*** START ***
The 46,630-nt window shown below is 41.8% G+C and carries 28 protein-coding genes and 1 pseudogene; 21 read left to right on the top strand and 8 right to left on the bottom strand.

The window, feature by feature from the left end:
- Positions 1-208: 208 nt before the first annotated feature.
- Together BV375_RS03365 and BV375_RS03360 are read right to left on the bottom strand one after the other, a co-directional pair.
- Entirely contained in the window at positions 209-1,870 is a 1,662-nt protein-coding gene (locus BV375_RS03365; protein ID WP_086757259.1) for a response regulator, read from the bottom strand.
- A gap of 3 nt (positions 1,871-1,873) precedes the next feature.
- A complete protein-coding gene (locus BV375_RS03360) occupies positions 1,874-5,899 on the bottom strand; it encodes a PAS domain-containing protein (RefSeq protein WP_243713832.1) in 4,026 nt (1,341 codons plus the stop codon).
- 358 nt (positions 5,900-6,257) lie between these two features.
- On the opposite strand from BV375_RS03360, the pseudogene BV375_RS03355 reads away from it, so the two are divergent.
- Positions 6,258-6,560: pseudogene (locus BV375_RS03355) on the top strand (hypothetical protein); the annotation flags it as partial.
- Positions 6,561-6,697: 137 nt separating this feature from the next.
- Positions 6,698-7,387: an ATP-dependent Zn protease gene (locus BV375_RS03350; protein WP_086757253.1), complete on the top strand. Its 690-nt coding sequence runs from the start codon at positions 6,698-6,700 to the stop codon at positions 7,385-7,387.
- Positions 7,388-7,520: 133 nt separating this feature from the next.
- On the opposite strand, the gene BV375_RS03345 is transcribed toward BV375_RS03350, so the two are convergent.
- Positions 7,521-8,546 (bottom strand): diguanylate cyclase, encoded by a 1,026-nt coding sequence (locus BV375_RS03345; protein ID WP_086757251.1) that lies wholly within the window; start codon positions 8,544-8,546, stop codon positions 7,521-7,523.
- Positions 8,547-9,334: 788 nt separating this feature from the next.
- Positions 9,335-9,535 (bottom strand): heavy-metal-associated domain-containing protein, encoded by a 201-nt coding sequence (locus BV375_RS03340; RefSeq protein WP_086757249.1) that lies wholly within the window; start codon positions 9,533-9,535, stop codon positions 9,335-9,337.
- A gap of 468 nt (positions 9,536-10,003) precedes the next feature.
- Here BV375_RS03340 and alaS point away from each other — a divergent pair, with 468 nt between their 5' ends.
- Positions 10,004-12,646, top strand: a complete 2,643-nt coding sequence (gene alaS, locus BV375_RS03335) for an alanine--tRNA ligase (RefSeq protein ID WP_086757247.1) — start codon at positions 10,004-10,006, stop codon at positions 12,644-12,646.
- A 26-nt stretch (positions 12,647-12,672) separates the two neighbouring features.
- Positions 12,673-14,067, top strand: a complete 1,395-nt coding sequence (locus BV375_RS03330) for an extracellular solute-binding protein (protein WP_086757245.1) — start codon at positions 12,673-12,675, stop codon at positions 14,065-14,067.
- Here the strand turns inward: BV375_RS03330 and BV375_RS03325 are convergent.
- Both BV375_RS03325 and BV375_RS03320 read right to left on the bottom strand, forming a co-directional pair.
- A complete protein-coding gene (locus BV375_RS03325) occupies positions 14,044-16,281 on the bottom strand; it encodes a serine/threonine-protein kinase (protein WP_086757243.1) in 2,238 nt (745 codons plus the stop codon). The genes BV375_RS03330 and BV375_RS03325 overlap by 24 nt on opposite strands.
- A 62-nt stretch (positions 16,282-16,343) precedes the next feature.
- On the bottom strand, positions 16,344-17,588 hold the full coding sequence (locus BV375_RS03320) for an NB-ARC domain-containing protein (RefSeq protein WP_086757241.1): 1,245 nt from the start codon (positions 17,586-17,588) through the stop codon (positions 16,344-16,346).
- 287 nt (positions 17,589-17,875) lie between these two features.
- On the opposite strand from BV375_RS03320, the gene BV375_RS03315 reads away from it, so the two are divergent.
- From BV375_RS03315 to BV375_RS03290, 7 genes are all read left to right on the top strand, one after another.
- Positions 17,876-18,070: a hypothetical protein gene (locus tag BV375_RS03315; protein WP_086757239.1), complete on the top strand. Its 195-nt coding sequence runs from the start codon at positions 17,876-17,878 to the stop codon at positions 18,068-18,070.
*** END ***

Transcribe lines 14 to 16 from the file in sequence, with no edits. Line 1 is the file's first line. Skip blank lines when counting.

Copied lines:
- On the opposite strand, the gene BV375_RS03345 is transcribed toward BV375_RS03350, so the two are convergent.
- Positions 7,521-8,546 (bottom strand): diguanylate cyclase, encoded by a 1,026-nt coding sequence (locus BV375_RS03345; protein ID WP_086757251.1) that lies wholly within the window; start codon positions 8,544-8,546, stop codon positions 7,521-7,523.
- Positions 8,547-9,334: 788 nt separating this feature from the next.